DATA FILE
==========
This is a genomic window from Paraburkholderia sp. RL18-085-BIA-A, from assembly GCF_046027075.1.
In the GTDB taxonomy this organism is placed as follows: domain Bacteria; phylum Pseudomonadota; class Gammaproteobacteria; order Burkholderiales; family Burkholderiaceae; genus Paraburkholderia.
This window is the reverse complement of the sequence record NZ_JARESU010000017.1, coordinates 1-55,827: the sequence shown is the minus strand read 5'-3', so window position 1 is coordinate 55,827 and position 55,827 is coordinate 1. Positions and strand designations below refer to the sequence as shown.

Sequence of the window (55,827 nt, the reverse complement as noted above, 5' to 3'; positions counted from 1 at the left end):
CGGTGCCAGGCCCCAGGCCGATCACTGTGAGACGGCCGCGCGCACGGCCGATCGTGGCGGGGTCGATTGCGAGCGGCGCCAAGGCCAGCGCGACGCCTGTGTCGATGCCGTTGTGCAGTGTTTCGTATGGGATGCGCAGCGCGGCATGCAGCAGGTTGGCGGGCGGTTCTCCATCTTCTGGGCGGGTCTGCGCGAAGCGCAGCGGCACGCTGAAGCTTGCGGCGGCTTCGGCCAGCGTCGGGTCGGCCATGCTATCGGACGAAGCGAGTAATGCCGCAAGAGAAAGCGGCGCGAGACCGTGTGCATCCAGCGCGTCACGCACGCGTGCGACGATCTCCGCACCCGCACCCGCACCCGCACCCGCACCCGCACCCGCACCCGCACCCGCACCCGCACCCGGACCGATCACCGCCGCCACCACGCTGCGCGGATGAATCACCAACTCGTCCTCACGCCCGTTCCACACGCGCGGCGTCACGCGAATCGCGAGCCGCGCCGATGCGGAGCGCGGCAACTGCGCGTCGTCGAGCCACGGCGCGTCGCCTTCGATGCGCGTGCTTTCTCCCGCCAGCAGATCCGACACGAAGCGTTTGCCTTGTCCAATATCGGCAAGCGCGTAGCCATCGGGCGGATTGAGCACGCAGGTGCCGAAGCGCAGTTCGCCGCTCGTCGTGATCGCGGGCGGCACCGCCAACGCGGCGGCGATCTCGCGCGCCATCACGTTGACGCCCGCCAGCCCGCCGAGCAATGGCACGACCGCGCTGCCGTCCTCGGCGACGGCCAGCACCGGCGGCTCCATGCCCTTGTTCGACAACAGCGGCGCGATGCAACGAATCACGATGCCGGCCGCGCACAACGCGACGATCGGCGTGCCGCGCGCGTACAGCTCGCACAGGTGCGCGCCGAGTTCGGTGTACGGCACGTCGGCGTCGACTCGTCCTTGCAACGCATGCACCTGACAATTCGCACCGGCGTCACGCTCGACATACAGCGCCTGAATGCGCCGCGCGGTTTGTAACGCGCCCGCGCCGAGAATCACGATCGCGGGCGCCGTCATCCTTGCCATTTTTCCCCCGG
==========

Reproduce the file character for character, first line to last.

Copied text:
This is a genomic window from Paraburkholderia sp. RL18-085-BIA-A, from assembly GCF_046027075.1.
In the GTDB taxonomy this organism is placed as follows: domain Bacteria; phylum Pseudomonadota; class Gammaproteobacteria; order Burkholderiales; family Burkholderiaceae; genus Paraburkholderia.
This window is the reverse complement of the sequence record NZ_JARESU010000017.1, coordinates 1-55,827: the sequence shown is the minus strand read 5'-3', so window position 1 is coordinate 55,827 and position 55,827 is coordinate 1. Positions and strand designations below refer to the sequence as shown.

Sequence of the window (55,827 nt, the reverse complement as noted above, 5' to 3'; positions counted from 1 at the left end):
CGGTGCCAGGCCCCAGGCCGATCACTGTGAGACGGCCGCGCGCACGGCCGATCGTGGCGGGGTCGATTGCGAGCGGCGCCAAGGCCAGCGCGACGCCTGTGTCGATGCCGTTGTGCAGTGTTTCGTATGGGATGCGCAGCGCGGCATGCAGCAGGTTGGCGGGCGGTTCTCCATCTTCTGGGCGGGTCTGCGCGAAGCGCAGCGGCACGCTGAAGCTTGCGGCGGCTTCGGCCAGCGTCGGGTCGGCCATGCTATCGGACGAAGCGAGTAATGCCGCAAGAGAAAGCGGCGCGAGACCGTGTGCATCCAGCGCGTCACGCACGCGTGCGACGATCTCCGCACCCGCACCCGCACCCGCACCCGCACCCGCACCCGCACCCGCACCCGCACCCGCACCCGGACCGATCACCGCCGCCACCACGCTGCGCGGATGAATCACCAACTCGTCCTCACGCCCGTTCCACACGCGCGGCGTCACGCGAATCGCGAGCCGCGCCGATGCGGAGCGCGGCAACTGCGCGTCGTCGAGCCACGGCGCGTCGCCTTCGATGCGCGTGCTTTCTCCCGCCAGCAGATCCGACACGAAGCGTTTGCCTTGTCCAATATCGGCAAGCGCGTAGCCATCGGGCGGATTGAGCACGCAGGTGCCGAAGCGCAGTTCGCCGCTCGTCGTGATCGCGGGCGGCACCGCCAACGCGGCGGCGATCTCGCGCGCCATCACGTTGACGCCCGCCAGCCCGCCGAGCAATGGCACGACCGCGCTGCCGTCCTCGGCGACGGCCAGCACCGGCGGCTCCATGCCCTTGTTCGACAACAGCGGCGCGATGCAACGAATCACGATGCCGGCCGCGCACAACGCGACGATCGGCGTGCCGCGCGCGTACAGCTCGCACAGGTGCGCGCCGAGTTCGGTGTACGGCACGTCGGCGTCGACTCGTCCTTGCAACGCATGCACCTGACAATTCGCACCGGCGTCACGCTCGACATACAGCGCCTGAATGCGCCGCGCGGTTTGTAACGCGCCCGCGCCGAGAATCACGATCGCGGGCGCCGTCATCCTTGCCATTTTTCCCCCGG